Medical Protective asserts that the policies were only intended to cover the professional corporation in the event of claims arising against the named doctor. It argues that the policies' prohibition against partnership liability supports its reading.1 We do not find Medical Protective's argument persuasive. First, the corporation is not in a partnership relation with the doctors. Second, the policies expressly state that they cover damages based on professional services rendered "by the insured or any other person, in the practice of the insured's profession." We believe this language contemplates liability for the negligence of employees of the corporation and is, therefore, inconsistent with Medical Protective's assertion that the corporation's liability derives solely from the conduct of the named physician. Exception 4 is also inconsistent with Medical Protective's interpretation. That exception addresses the corporate-employer/physician-employee relation directly, declaring, "this policy does not cover ... any liability growing out of services rendered by any physician or dentist regularly employed by the Insured, unless such employee is covered as an Insured of this Company." As the trial court noted, Dr. Linhardt is an "Insured of this Company" under the separate policy issued in his name. Had the policy excluded liability for services of a regularly employed physician unless the employee were listed as an "Insured under this policy," the result would likely be different, cf. McNemee v. Farmers Insurance Group, 228 Kan. 211, 612 P.2d 645 (1980) (giving effect to specific language designed to prevent stacking of personal injury protection benefits in an automobile insurance policy); but that language was not used. Finally, although Medical Protective argues that coverage in the situation before us was not intended, the subjective intent of the insurer does not control the interpretation of the contract. While the instant dispute is between two insurance companies, the result should be the same as if the professional corporation had no excess coverage policy and was suing Medical Protective under its base policies. We interpret the policy under the following standard:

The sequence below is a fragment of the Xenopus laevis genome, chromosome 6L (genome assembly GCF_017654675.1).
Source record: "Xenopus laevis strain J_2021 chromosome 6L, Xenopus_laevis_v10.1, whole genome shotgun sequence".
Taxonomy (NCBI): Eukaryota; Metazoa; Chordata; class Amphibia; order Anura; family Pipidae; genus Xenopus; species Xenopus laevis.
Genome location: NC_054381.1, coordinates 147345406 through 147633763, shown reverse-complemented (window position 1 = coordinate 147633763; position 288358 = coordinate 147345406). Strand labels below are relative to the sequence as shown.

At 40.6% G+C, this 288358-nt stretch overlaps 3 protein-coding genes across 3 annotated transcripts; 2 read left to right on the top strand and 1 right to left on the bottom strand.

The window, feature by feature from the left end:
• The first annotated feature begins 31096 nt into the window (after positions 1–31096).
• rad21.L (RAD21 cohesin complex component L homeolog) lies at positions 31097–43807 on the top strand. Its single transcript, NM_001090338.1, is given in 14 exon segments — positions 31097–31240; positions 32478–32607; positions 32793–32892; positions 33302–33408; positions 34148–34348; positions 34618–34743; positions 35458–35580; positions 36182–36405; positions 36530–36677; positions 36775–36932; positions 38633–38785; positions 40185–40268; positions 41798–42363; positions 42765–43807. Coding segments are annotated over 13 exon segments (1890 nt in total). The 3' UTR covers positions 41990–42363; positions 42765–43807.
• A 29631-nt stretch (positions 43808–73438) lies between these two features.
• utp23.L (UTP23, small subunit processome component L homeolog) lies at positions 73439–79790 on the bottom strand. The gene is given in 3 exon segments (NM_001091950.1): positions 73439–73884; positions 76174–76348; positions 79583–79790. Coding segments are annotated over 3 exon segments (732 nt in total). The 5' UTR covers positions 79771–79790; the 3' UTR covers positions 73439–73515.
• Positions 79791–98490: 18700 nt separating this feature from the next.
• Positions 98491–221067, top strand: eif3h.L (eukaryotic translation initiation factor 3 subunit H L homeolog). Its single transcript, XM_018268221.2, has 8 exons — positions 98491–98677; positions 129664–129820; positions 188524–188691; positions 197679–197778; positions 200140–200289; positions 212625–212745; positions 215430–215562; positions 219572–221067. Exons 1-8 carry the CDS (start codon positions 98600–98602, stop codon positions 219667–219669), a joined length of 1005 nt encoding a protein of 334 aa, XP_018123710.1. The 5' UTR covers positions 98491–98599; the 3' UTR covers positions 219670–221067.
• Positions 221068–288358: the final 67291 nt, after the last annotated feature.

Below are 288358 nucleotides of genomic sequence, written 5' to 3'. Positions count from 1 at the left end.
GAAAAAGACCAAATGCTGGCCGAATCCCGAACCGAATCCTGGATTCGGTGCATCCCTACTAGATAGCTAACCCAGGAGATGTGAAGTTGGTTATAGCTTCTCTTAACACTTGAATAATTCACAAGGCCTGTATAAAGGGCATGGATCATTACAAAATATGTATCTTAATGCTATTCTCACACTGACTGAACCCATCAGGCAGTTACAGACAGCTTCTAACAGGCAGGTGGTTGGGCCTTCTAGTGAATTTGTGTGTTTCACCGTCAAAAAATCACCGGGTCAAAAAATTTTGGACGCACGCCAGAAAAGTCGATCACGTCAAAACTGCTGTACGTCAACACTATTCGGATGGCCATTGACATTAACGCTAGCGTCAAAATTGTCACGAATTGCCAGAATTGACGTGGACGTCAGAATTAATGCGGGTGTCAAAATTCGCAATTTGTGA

"In determining the intention of the parties as to an insurance contract, the test is not what the insurer intends the printed language to mean, but what a reasonable person placed in the position of the insured would have understood the words to mean. Where an insurance company desires to limit its liability under a policy, it should employ language which will distinctly reveal its purpose."Clayton v. Alliance Mutual Casualty Co., 212 Kan. 640, 646, 512 P.2d 507, 512 (1973) (citation omitted). We think the district court's construction of the Medical Protective policies is correct.
Apparently neither Medical Protective nor St. Paul anticipated the problem facing us. However, St. Paul had no policy on Dr. Linhardt for which it received a separate premium. Medical Protective received premiums for base policies on all three physician employees. The language in the Medical Protective policy excluding employer liability unless a physician employee is an "Insured of this Company" seems to encourage a corporation to acquire Medical Protective policies on all physician employees of the corporation. Medical Protective presumably has received the benefit of such language; it cannot now be heard to disown the burdens associated with it.
The judgment of the district court, 504 F.Supp. 877, is AFFIRMED.
The relevant provisions of the Medical Protective policies state as follows:
"(T)he Company hereby agrees to DEFEND and PAY DAMAGES, in the name and on behalf of the Insured or his estate,
A. IN ANY CLAIM FOR DAMAGES, AT ANY TIME FILED, BASED ON PROFESSIONAL SERVICES RENDERED OR WHICH SHOULD HAVE BEEN RENDERED, BY THE INSURED OR ANY OTHER PERSON, IN THE PRACTICE OF THE INSURED'S PROFESSION (INCLUDING INJURY SUSTAINED BY ANY PATIENT OR ANYONE ACCOMPANYING A PATIENT WHILE IN THE INSURED'S OFFICE), DURING THE TERM OF THIS POLICY; EXCEPT this policy does not cover
any partnership liability of the Insured;
any liability growing out of services rendered by any physician or dentist regularly employed by the Insured, unless such employee is covered as an Insured of this Company."